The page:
What do Tommy Blake, Andy
Dalton, Jerry Hughes, Alex Ibiloye, Tank Carder, Ed Wesley, Josh Boyce, Sam
Carter, Trevone Boykin, Brandon Carter, Skye Dawson, and BJ Catalon have in
common? Yes, all of these players either attended TCU or currently do so. More interesting
to me, all three were rated as three stars or less. These guys, along with
countless others, have provided Gary Patterson with both headliners and the
foundation for competitive and winning football.
Though it's nearly a
defining part of my job, rating players is often way overblown. Well, rating
them isn't overblown, fans want to know what type of players their team is
adding, but the star rating system itself is an overhyped tool.
I get that, but at the
same time, those star ratings are quite telling. Yes, we know Colt McCoy was a
three star, as were numerous other Longhorn stars. That will happen when three
star athletes comprise the largest portion of upper echelon college football.
While a three star can play to a five star level, and a five star can fizzle
out and never leave the mark people predicted coming out of high school, I'll
take the more highly rated player every time.
But, as Gary Patterson
has exhibited, there's hay to be made within in the three star ranks. The key
of course is evaluation. I know firsthand that the Texas staff scoffs at a lot
of the ratings. Certain players that are rated as four stars get passed on all
the time, as UT internally would rate them a three star if they were prone to
assign ratings. What differentiates Patterson from so many others is that he
finds the three stars that should be rated as four or fives with regularity.
So how does Patterson do
It boils down to great
evaluation, obviously. In Andy Dalton, Patterson mined his own Colt McCoy. A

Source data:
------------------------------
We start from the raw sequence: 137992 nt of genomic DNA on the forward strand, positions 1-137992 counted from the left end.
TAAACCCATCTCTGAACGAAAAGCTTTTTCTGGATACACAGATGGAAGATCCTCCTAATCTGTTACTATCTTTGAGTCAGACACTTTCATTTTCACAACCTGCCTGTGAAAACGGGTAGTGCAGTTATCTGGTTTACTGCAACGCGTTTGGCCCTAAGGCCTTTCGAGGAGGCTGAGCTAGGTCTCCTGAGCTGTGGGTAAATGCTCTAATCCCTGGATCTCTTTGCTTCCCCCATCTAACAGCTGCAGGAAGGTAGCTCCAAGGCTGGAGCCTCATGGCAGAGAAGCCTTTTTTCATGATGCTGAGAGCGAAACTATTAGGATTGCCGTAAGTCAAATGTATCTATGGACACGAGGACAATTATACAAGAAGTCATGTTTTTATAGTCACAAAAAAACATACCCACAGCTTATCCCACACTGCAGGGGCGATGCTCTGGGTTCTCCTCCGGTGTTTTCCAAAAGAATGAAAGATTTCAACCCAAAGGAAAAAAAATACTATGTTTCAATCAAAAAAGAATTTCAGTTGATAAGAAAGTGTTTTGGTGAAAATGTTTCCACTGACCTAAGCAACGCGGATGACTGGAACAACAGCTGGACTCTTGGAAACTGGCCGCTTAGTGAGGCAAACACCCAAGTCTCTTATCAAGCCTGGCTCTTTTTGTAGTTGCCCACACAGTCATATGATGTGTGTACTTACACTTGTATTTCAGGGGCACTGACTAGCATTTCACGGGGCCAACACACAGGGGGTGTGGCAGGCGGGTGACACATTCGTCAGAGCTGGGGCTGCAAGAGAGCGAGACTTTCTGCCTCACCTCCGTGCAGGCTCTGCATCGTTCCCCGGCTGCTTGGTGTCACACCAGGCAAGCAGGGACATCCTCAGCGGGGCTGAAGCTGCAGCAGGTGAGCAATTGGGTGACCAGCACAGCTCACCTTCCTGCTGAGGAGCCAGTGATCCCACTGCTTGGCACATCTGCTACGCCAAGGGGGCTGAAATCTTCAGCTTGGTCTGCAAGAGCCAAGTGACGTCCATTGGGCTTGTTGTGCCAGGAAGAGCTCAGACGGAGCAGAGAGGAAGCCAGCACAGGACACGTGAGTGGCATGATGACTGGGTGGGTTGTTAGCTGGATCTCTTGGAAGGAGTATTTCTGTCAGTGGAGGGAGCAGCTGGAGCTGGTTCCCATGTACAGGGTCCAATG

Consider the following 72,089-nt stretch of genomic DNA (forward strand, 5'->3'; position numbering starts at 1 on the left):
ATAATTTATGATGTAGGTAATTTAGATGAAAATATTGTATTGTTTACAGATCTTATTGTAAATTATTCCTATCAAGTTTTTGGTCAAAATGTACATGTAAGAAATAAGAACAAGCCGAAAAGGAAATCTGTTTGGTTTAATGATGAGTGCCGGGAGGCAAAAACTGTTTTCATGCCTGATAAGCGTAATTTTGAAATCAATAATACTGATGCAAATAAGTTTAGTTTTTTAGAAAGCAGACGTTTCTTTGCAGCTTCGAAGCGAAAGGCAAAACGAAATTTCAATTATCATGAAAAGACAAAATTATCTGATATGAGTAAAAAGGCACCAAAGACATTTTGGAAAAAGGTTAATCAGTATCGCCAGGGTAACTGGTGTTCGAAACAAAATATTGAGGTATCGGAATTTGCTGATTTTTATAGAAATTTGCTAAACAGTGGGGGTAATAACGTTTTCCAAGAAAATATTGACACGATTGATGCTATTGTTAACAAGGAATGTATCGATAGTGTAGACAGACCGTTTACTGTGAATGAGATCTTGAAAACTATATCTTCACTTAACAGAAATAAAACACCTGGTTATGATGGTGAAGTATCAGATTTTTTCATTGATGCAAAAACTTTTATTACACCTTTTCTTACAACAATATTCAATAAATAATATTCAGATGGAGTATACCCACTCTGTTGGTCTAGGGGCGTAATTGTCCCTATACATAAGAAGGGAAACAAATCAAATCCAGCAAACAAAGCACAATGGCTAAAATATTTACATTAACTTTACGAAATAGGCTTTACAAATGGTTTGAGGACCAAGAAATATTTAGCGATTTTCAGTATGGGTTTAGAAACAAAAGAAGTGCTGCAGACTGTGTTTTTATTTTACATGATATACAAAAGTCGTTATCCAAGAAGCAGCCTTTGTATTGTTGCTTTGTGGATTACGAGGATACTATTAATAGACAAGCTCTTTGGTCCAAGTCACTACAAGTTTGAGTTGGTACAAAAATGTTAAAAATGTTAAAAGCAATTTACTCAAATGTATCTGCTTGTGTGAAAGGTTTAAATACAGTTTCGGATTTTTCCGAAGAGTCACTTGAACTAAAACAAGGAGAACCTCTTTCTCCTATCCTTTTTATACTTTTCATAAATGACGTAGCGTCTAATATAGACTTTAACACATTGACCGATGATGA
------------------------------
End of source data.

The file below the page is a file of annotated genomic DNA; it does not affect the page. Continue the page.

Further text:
lot of his success has to do with Patterson taking high ceiling guys
that aren't anywhere near done physically maturing. Blake and Hughes would be
cases in point. The one thing that stands out to me about Patterson though, is the
he puts players in ideal positions.
Coming out of high school,
Sam Carter was a fairly highly rated dual threat quarterback. He got to
campus and with better options at the position, Patterson moved him to defense.
In the little I've seen of Carter, he looks like he's going to be an excellent
safety. Patterson's stellar strength and conditioning program has Carter muscled
up and I'm not sure Carter doesn't play linebacker at some point, but he looks
like a real player.
Carter is just one
example of the vision Patterson has when it comes to utilizing his talent. More
often than not, when Patterson signs a player with the ambiguous title of
'athlete,' Patterson assigns that player to his perfect role as he's done with
Carter and Dawson.
In the vast population of
three stars, Patterson locates the kids that the Texas', OU's and the guys in
my profession routinely underestimate. And, in the 2013 cycle, he's at it
Every single prospect in
the current TCU recruiting class is a three star, save one, and he's a two
star. Either 'my industry' is still wrong about Patterson's players,
or Patterson's lost his touch. I'll go with the former rather than the latter.
Four players in
particular stick out to me as guys the powers will regret passing on, and two
of them should still be under Texas consideration as far as I'm concerned. The
four I'm really fond of are Mansfield's George Baltimore, Mansfield Summit's
Bryson Henderson, Fort Worth All Saints' Charlie Reid, and Arlington Bowie's
Each of these guys is a
perfect example of the Gary Patterson way. Baltimore, a safety, has good size
and range, and will be a perfect fit in Patterson's trademark 4-2-5. Henderson,
a big bodied defensive lineman can play numerous gaps up and down the line.
Reid is a sure handed and smooth tight end in the David Thomas mold. And
Wesley, he may be the best player in his Horned Frog class. He's a tall, lean
and fast corner that looks like a player you'd see playing for any national
power. Each player is either very versatile, or has tremendous room for growth.
When it comes to
identifying talent, Patterson is a genius. While many publications may inflate
a player's ranking based on where he signs, they might want to start paying
attention to what Patterson has been doing for years. His track record, both on
the recruiting trail and in the won-loss column, speaks for itself.